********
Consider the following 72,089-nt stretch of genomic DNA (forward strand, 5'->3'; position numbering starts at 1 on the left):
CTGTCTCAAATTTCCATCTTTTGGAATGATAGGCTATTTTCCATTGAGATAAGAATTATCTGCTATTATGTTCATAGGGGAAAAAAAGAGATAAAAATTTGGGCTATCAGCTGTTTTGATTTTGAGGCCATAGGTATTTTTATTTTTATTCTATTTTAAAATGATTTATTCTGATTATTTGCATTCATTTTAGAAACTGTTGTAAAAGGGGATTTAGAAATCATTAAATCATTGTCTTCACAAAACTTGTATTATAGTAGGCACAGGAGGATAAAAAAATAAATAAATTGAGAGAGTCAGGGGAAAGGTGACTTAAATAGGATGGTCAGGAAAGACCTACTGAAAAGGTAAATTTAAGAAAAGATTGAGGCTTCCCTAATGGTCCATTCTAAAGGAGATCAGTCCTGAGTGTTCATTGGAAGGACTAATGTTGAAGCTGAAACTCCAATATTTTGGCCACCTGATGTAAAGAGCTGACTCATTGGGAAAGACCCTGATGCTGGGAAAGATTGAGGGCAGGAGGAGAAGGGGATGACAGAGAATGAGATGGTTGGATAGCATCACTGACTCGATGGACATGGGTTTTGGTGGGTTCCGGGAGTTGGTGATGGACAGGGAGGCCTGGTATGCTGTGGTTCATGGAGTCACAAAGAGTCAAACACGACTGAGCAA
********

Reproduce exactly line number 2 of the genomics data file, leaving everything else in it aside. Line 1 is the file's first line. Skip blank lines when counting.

CTGTCTCAAATTTCCATCTTTTGGAATGATAGGCTATTTTCCATTGAGATAAGAATTATCTGCTATTATGTTCATAGGGGAAAAAAAGAGATAAAAATTTGGGCTATCAGCTGTTTTGATTTTGAGGCCATAGGTATTTTTATTTTTATTCTATTTTAAAATGATTTATTCTGATTATTTGCATTCATTTTAGAAACTGTTGTAAAAGGGGATTTAGAAATCATTAAATCATTGTCTTCACAAAACTTGTATTATAGTAGGCACAGGAGGATAAAAAAATAAATAAATTGAGAGAGTCAGGGGAAAGGTGACTTAAATAGGATGGTCAGGAAAGACCTACTGAAAAGGTAAATTTAAGAAAAGATTGAGGCTTCCCTAATGGTCCATTCTAAAGGAGATCAGTCCTGAGTGTTCATTGGAAGGACTAATGTTGAAGCTGAAACTCCAATATTTTGGCCACCTGATGTAAAGAGCTGACTCATTGGGAAAGACCCTGATGCTGGGAAAGATTGAGGGCAGGAGGAGAAGGGGATGACAGAGAATGAGATGGTTGGATAGCATCACTGACTCGATGGACATGGGTTTTGGTGGGTTCCGGGAGTTGGTGATGGACAGGGAGGCCTGGTATGCTGTGGTTCATGGAGTCACAAAGAGTCAAACACGACTGAGCAA